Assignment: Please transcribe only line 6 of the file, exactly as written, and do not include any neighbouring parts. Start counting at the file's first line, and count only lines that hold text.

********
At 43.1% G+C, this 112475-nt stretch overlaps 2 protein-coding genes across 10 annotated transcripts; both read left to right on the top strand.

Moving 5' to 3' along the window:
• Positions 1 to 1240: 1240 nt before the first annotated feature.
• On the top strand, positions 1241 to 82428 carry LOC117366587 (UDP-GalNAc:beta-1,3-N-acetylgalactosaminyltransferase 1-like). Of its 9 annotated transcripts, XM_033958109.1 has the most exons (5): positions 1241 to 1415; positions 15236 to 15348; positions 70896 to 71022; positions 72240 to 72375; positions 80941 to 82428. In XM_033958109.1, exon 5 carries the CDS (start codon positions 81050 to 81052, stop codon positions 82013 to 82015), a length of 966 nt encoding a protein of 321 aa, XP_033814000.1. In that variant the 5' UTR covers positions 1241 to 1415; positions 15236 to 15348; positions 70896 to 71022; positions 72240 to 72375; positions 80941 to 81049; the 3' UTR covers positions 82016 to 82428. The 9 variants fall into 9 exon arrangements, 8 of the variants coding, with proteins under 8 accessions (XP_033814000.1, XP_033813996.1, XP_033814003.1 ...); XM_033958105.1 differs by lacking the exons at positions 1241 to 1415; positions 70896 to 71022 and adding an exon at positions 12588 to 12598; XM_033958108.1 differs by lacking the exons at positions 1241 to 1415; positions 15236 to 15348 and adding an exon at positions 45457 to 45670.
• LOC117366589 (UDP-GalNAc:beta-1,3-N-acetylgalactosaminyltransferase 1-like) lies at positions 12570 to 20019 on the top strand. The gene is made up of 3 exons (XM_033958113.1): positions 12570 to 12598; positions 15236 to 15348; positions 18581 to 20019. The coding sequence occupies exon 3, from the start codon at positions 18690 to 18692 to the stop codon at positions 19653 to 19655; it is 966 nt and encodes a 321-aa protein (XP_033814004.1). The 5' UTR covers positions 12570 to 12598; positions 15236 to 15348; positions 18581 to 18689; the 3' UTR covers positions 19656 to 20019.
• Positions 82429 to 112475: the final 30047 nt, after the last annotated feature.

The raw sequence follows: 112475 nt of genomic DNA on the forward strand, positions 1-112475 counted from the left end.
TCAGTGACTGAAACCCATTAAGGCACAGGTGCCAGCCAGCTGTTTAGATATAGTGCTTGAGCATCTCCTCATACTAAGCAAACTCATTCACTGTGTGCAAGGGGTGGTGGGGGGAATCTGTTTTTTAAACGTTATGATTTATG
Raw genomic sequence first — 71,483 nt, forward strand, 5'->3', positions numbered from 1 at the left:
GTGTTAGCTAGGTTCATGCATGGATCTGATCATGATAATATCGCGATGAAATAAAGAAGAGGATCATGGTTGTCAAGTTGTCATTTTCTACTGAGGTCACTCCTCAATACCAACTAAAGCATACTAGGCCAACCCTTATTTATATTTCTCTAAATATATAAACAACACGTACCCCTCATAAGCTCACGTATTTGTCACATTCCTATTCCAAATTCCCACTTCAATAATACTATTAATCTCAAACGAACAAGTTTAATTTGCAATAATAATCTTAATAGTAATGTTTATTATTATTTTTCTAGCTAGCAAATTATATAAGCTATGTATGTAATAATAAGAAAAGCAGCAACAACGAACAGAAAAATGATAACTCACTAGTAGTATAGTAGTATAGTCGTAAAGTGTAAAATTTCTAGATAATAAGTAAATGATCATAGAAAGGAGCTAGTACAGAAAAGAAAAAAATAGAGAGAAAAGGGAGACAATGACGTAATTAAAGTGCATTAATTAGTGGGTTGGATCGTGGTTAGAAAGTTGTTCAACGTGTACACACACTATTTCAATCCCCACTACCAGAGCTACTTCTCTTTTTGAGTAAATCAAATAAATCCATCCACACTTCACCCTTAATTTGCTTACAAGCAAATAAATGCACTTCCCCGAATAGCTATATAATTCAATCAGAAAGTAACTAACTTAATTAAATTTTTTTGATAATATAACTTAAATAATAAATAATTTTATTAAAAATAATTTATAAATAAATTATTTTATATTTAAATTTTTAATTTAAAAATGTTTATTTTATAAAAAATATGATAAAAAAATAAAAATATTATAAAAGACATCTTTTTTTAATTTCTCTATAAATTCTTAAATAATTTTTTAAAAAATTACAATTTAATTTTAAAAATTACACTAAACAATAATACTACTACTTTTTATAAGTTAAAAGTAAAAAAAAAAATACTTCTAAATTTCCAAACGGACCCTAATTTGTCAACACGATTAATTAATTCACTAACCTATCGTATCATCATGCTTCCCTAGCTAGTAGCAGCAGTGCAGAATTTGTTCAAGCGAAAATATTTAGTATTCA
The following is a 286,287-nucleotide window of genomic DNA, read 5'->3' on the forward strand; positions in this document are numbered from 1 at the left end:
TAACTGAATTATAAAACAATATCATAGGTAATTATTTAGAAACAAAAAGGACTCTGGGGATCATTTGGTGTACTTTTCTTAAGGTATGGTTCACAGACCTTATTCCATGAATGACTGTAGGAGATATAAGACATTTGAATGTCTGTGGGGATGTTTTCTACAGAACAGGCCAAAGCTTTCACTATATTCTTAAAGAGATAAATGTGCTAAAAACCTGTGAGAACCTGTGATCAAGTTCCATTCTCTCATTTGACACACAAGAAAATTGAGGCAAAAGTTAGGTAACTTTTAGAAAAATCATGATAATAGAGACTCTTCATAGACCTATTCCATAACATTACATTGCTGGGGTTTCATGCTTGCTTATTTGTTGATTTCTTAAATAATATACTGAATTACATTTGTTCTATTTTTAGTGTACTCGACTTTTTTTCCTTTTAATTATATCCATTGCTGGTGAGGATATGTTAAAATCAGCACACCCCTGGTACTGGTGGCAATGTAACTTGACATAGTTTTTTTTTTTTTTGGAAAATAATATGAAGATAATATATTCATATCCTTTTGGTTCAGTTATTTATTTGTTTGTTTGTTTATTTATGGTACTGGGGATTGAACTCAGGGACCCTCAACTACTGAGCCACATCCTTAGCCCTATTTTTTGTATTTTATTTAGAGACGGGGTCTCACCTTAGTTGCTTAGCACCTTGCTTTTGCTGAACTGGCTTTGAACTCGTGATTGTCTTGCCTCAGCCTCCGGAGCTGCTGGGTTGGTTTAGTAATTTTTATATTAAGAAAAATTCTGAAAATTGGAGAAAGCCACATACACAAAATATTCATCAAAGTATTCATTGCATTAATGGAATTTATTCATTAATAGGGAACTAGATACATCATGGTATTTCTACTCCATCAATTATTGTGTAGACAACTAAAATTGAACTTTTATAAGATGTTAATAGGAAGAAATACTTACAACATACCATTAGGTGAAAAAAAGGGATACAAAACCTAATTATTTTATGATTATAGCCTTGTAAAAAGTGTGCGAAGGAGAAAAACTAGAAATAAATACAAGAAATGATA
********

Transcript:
• Positions 82429 to 112475: the final 30047 nt, after the last annotated feature.